This is marketed as romance, but it sure didn’t read like one. Rather than focus on a couple as they fall in love, this book follows three firefighter siblings – Mitch, Jenn and Zach – as they deal with the fallout after a particularly destructive fire. All three decide to make changes in their lives: Mitch swears to do something about his dysfunctional marriage, Jenn is determined to become a mother and Zach wants to stop his destructive behavior that’s left him divorced.
I’m really not sure what compelled me to finish this one. The writing was dry and plagued with info dumps about firefighting. I got totally lost spending equal amounts of time in five characters’ heads watching two pairs of them get HEAs and the odd one out get therapy. Mitch’s wife was a cartoonishly one-dimensional villain (a bad mother! a rich girl unsatisfied with middle-class life! takes pride in her appearance!) and I needed more time spent on Jenn’s romance to buy an HEA after she’d already been divorced twice before. And Zach was just shameless sequel bait. Seriously. Not at all interested in the rest of the series. D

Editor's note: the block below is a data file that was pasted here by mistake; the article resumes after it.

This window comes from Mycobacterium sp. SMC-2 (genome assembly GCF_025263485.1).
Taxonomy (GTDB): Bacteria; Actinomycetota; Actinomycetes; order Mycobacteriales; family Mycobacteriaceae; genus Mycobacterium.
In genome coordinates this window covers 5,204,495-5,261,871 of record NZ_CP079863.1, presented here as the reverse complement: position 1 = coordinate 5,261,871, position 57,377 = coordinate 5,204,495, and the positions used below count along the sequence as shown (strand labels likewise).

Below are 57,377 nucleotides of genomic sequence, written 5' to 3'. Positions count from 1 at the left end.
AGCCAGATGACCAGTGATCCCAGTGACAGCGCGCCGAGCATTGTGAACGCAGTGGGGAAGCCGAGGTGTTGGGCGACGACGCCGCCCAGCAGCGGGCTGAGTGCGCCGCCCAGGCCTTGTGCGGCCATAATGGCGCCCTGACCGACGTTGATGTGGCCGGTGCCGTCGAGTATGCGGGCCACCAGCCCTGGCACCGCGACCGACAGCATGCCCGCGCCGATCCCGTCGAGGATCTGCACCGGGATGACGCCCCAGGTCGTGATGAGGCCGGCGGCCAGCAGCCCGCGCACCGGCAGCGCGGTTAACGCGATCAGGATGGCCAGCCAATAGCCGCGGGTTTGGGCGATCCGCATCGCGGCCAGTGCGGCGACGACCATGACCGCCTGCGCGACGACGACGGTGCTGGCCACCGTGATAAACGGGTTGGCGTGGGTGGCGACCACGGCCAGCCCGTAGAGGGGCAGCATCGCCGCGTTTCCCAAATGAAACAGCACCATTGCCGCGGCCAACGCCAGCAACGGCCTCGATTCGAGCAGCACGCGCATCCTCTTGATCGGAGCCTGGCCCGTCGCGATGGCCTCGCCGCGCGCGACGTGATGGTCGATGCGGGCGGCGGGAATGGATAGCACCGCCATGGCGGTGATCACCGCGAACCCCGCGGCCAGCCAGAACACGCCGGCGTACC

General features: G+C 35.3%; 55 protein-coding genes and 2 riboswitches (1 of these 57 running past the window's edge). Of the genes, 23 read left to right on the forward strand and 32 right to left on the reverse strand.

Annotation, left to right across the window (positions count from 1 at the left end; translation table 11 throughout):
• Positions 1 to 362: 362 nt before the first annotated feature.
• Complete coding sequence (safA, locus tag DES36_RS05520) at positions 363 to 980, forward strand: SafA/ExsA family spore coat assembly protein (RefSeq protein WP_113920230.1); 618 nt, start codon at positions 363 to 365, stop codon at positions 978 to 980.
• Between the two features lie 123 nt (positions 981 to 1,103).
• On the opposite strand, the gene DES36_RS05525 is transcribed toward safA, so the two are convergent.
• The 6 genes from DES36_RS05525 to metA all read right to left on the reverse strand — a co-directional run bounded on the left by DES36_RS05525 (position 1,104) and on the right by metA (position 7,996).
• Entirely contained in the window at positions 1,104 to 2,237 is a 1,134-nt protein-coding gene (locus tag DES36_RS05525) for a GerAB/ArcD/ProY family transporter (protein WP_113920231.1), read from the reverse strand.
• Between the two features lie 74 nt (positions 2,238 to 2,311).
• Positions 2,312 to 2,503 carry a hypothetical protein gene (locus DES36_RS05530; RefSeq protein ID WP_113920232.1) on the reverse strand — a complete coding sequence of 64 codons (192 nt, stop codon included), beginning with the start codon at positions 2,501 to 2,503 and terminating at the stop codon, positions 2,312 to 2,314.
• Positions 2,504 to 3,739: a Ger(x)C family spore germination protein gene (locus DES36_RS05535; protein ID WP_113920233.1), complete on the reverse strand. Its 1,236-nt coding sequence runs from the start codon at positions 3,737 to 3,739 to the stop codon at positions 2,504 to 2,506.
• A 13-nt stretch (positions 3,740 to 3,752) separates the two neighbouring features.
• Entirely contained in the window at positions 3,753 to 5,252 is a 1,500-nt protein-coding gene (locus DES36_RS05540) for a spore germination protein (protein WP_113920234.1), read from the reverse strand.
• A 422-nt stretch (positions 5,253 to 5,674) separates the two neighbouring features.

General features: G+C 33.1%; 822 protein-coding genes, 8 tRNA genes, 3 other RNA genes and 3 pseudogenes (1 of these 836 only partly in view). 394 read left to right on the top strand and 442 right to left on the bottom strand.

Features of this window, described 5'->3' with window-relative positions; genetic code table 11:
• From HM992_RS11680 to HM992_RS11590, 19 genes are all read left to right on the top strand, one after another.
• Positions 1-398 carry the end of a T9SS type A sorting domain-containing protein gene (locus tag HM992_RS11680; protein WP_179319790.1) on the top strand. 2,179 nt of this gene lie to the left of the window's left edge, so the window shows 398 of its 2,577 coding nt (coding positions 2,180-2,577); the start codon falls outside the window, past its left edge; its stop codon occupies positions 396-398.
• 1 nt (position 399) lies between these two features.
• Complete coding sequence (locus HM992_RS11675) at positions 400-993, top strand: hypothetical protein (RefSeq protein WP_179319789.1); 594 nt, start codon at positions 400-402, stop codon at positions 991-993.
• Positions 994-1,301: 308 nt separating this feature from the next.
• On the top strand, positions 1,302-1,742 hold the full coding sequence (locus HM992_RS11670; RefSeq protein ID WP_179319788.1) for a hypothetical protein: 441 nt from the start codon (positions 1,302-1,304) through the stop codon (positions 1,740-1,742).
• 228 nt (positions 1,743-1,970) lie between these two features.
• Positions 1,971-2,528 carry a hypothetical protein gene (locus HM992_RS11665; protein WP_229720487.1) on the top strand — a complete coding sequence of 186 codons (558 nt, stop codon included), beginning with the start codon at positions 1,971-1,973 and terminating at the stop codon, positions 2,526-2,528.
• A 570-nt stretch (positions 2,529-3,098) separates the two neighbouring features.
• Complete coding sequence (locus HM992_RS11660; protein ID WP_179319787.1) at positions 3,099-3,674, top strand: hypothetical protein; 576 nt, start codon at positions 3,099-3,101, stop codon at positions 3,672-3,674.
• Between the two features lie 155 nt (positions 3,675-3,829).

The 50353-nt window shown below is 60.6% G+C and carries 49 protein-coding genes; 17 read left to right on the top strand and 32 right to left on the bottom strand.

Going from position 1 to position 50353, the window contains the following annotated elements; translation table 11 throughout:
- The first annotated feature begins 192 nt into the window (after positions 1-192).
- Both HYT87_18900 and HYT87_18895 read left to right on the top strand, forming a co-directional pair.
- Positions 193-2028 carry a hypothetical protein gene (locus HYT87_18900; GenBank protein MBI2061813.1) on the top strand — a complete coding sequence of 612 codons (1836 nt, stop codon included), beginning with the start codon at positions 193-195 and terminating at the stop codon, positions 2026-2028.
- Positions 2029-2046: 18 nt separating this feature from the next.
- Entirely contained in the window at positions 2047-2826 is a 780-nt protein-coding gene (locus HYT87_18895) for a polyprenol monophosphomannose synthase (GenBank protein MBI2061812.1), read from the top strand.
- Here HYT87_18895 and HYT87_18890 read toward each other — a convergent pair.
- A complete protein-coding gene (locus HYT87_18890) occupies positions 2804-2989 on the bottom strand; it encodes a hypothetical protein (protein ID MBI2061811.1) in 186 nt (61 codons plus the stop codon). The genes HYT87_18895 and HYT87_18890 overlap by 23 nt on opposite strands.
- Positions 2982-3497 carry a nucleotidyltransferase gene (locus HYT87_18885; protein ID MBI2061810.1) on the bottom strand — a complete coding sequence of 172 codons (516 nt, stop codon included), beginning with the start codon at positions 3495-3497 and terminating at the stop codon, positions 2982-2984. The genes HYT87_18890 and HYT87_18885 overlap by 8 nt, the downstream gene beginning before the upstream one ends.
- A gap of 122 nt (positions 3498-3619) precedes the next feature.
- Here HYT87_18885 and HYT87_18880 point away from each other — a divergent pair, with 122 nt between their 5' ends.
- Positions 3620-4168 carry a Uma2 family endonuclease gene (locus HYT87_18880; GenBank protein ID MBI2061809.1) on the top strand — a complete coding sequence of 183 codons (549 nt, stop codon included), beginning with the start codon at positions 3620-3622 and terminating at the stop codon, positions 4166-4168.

Saga, Volume 1
by Brian K. Vaughan (Writer), Fiona Staples (Artist)
When a book opens with a childbirth scene and the first line is the mother yelling, “Am I shitting? It feels like I’m shitting!” how could I not read on?
This is mostly a prologue, like many volume 1 comic trades are, but I’m hooked. From the kickass Alana to her laid-back husband Marko to the ethically-complex bounty hunter The Will and his sidekick Lying Cat (a cat that says only “Lying” when someone isn’t speaking the truth) to the wide variety of side characters, I want to see more of this universe caught up in a war between Alana’s home planet and the moon Marko is from.
That a copy of a romance novel, complete with clinch-style cover, looks to play a role in the effort to hunt down Alana and Marko only sweetens the deal.B
by Annabel Joseph